We also clearly understand where the summer earnings go (saved for pocket money during the school year and other expenses). Summers are not for playing all day, every day, or watching endless YouTube videos in one’s pajamas, or spending all of one’s summer earnings on junk. Rule #1 doesn’t apply here, either. I’m not letting this one go.

9. Get Out of the Transportation Business

One is a driver. One doesn’t drive and is a master of her bike and public transit. Our high school “kid’s car” died, and we’re not replacing it (we’ll worry about the non-driver when she gets her license). The driver bought his car and will maintain it, and that’s his thing — part of adulthood.

We occasionally ride (with a warning) for times and places the bus doesn’t serve. But Mom and Dad are, for the most part, no one’s Uber anymore. See rule #1. Let it go.

10. Do Your Own Thing

It’s still too easy for me to enter my familiar role as the ringleader, organizer, and keeper of the family calendar and bullhorn. But that’s not what I need to do. They both have pencils and know how to write their appointments on the family calendar — or not. I’ve signed up for a music class and joined a friend’s pub trivia team.

My husband and I get together with friends for games. We go out to dinner with friends. We have friends over. We have our lives, too, and we work hard to protect them. See rule #1. Let it go.

11. Go Away

My husband and I are starting to go on short trips without the kids. It’s too complicated to coordinate everyone’s schedule, and it’s fantastic to go away alone and remember that we like to hang out together.

It doesn’t have to be expensive — for us, sometimes it’s camping trips. The kids survive at home, the dog gets fed, and it’s all OK. We still go away as a family, but less often.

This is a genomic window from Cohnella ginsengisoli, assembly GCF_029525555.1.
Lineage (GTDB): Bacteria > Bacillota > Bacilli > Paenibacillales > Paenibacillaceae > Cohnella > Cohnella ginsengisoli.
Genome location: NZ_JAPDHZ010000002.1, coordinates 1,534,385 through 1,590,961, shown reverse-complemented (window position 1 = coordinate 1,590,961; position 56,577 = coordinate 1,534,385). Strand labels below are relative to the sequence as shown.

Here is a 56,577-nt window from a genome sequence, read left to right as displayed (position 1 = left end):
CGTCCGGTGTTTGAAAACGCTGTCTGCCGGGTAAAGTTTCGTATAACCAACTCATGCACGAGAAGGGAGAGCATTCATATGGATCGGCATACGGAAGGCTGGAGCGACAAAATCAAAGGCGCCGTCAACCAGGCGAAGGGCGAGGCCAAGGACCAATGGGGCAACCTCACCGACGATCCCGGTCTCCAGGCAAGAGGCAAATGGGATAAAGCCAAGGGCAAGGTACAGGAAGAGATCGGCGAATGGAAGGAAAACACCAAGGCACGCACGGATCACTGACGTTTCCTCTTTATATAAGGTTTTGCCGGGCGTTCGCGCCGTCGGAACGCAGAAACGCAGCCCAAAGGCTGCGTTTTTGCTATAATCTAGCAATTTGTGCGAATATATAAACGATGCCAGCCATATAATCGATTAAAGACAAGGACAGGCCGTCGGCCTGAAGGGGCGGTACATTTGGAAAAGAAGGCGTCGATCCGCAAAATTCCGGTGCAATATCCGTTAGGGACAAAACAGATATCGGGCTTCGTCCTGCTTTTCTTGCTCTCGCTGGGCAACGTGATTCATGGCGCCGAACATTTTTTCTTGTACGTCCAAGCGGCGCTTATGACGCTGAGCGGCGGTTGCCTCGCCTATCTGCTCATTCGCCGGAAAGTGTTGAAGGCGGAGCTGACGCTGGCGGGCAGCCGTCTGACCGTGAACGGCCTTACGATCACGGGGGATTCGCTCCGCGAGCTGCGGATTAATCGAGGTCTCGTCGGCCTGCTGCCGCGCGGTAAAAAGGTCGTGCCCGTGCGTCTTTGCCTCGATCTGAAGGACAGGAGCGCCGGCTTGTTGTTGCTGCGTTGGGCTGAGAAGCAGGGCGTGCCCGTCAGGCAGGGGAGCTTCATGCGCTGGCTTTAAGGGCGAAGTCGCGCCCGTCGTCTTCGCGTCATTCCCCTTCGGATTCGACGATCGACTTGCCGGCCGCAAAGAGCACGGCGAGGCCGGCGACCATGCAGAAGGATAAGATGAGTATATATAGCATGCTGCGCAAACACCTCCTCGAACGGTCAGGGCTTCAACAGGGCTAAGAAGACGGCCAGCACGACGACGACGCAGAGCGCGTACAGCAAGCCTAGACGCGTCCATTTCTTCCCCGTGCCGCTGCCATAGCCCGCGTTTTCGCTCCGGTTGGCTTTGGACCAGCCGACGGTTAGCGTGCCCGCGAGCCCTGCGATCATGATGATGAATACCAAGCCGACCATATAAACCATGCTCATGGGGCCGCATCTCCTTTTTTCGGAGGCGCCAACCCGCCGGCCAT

This rule also applies on a small scale. When everyone’s running around, finding their stuff, and jetting out the door in the mornings? I’m out walking the dog. Not at home finding lost items. See rule #1. Let it go.

12. Figure Out Where You’re Needed

I still hang out and watch episodes of Queer Eye with my youngest. My husband still plays video games and goes skiing with our oldest. I’m helping the youngest navigate her decision of where to go after community college and plan visits to four-year schools.

I’m helping her learn how to make doctor and dental appointments for herself (we do it together for now, on speakerphone). We helped our oldest do his taxes. Sometimes I need to step in, but almost always, it’s with a kid and not for a kid — so they learn to do it for themselves.

It’s crazy here. Who am I kidding? It’s a lot crazy. It’s hard for me to step away from the roles I’ve played since they were born — keeper of everything, organizer of everything, and knower of everything—and realize that my part now is not to do all that, even though they’re both still here. See rule #1. Let it go.

More to Read: 

Why Community College Was the Right Choice for Me 

Advice From Mom: 11 Ways to Be Financially Responsible

About Tina Ricks

Tina Sansom Ricks is a legal editor, wife, and parent of two college students. When she’s not writing, she is walking her neurotic Labrador mutt. She lives with her family in Beaverton, Oregon.

Read more posts by Tina